Donald Sterling has long been one of the most despised owners in the NBA. Yet even with his Los Angeles Clippers contending in the NBA playoffs, Sterling hit a new permanent low on April 26, when an audio tape of him with racist connotations was posted by TMZ. It was so toxic that some suggested the Clippers shouldn't play in the playoffs until Sterling was removed, and some allegedly considered it -- but Game 4 against the Golden State Warriors will go as planned on April 27.
The NBA is currently investigating whether TMZ's tape truly has Sterling talking to his mixed race girlfriend -- and ranting about her associating with Magic Johnson and other African-Americans. He allegedly attacks her for openly "associating with black people" while asking her not to "promote it" or "bring them to my games" or post pictures with them on Instagram, as she did with Johnson.
Sterling has owned the Clippers for 30 years, and has caused more incidents of racist behavior than the Clippers have had winning seasons, at least until a few years ago. Now that his team is finally a championship contender and leads its first series of these NBA playoffs, this tape threatens to derail their run -- if not outright put the team under fire for even playing now.
Once the tape hit the Internet and Sterling was roundly condemned, the hashtag #BoycottClippers became huge on Twitter. The calls weren't just for fans to boycott the team, but for its players and staff to sit out until Sterling sells the team or is banned for life.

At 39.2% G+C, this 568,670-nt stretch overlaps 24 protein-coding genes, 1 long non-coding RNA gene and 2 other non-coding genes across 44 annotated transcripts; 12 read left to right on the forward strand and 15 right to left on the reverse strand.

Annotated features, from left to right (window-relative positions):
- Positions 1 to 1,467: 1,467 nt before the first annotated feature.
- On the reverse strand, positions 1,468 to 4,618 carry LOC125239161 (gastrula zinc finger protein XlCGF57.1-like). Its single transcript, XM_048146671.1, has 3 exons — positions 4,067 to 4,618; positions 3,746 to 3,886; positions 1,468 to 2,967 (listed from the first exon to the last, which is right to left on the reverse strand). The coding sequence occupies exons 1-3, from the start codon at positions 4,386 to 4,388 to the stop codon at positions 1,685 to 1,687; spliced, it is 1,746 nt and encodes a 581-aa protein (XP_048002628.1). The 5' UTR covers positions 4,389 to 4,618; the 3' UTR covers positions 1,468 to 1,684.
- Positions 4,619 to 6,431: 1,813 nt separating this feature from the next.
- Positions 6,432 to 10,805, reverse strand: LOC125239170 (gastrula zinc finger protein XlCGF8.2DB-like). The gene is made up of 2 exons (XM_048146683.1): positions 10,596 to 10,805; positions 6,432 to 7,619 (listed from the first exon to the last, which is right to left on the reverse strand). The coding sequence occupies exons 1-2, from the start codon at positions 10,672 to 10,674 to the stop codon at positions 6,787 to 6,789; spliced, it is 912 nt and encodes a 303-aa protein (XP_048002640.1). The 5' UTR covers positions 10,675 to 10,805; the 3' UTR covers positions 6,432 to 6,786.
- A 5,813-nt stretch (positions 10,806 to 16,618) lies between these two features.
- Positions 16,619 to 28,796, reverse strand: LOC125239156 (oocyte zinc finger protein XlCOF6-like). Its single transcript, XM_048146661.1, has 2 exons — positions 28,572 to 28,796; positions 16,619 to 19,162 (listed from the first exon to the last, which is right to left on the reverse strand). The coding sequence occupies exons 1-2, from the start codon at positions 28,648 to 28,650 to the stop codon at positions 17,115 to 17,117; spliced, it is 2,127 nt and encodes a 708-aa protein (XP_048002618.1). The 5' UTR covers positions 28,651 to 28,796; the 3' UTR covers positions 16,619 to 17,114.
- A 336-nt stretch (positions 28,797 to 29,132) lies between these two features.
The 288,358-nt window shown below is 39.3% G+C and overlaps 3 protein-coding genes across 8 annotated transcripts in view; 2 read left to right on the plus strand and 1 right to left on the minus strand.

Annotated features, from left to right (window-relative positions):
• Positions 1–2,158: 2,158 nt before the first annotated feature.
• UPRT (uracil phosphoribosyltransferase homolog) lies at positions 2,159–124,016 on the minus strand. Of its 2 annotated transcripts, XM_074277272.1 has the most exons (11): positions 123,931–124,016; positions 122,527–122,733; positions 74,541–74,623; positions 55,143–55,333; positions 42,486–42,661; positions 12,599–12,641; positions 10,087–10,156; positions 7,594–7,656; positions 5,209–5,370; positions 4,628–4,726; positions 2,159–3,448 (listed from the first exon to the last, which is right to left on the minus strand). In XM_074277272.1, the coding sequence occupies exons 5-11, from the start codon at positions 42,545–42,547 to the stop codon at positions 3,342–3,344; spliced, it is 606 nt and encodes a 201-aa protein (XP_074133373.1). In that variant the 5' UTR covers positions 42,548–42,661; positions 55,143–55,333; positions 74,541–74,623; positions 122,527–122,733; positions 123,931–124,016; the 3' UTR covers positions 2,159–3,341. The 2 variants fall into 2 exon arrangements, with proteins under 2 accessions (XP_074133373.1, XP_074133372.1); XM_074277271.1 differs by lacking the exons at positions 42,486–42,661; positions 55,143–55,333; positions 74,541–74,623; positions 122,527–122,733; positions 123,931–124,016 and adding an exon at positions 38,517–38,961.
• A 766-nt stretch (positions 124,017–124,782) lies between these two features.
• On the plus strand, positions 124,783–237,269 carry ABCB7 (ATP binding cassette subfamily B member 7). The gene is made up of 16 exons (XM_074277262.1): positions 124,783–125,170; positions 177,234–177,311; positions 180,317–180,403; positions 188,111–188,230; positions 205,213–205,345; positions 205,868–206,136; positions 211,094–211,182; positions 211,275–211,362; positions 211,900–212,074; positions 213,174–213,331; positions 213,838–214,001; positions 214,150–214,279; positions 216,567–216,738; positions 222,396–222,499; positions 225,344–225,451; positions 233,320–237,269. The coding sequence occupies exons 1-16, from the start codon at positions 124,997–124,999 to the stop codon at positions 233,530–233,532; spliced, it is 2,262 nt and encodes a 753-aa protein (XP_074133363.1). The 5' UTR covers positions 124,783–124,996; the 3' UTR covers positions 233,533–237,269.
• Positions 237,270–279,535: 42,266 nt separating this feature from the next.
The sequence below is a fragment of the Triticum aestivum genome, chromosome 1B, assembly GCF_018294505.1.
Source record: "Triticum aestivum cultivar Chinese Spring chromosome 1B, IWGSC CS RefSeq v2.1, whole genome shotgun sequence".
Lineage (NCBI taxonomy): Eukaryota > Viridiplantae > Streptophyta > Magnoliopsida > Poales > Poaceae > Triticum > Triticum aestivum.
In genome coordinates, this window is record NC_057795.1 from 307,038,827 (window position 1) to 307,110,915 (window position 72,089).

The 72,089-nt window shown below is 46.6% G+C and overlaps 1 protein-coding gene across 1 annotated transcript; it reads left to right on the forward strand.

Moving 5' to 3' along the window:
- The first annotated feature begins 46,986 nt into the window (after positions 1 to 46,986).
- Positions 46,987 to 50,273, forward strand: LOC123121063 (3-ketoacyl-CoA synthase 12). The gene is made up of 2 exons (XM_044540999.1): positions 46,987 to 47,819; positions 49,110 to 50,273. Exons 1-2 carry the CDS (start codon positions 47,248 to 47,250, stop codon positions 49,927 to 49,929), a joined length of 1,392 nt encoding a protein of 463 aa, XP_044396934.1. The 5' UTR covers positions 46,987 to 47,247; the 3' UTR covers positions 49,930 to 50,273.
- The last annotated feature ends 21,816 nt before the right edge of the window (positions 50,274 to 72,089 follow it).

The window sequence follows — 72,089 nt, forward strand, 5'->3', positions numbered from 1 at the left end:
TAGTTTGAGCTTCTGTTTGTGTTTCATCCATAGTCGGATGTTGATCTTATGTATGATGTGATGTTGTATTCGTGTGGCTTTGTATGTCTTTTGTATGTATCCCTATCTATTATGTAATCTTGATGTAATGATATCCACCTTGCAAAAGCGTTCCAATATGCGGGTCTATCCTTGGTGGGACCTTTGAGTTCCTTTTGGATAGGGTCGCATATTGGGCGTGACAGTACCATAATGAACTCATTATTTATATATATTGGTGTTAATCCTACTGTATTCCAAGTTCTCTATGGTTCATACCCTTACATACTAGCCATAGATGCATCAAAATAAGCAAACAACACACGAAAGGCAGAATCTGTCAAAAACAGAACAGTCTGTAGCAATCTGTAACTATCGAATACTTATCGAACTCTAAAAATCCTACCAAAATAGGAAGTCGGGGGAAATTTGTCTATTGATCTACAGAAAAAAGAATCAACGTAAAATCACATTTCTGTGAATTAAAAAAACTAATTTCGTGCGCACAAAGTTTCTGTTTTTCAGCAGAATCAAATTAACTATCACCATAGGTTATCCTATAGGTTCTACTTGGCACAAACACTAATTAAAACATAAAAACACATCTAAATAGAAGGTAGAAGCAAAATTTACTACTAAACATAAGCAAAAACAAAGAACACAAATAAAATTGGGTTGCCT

According to ESPN Los Angeles, the players and Rivers considered sitting out on April 26, but it was rejected -- although that hardly stopped the debate. ESPN's Keith Olbermann was most vocal on Twitter in urging the Clippers to sit out the playoffs, concluding the mere threat of losing playoff games would force the NBA to remove Sterling immediately.
Commissioner Adam Silver did vow an investigation into Sterling would end "in the next few days," The Clippers' next home game is on April 29, so something would probably have to happen before Sterling can attend.
If it doesn't, or if an eventual punishment against him isn't enough, then the Clippers won't hear the last of calls to take matters into their own hands -- even if it means forfeiting a championship.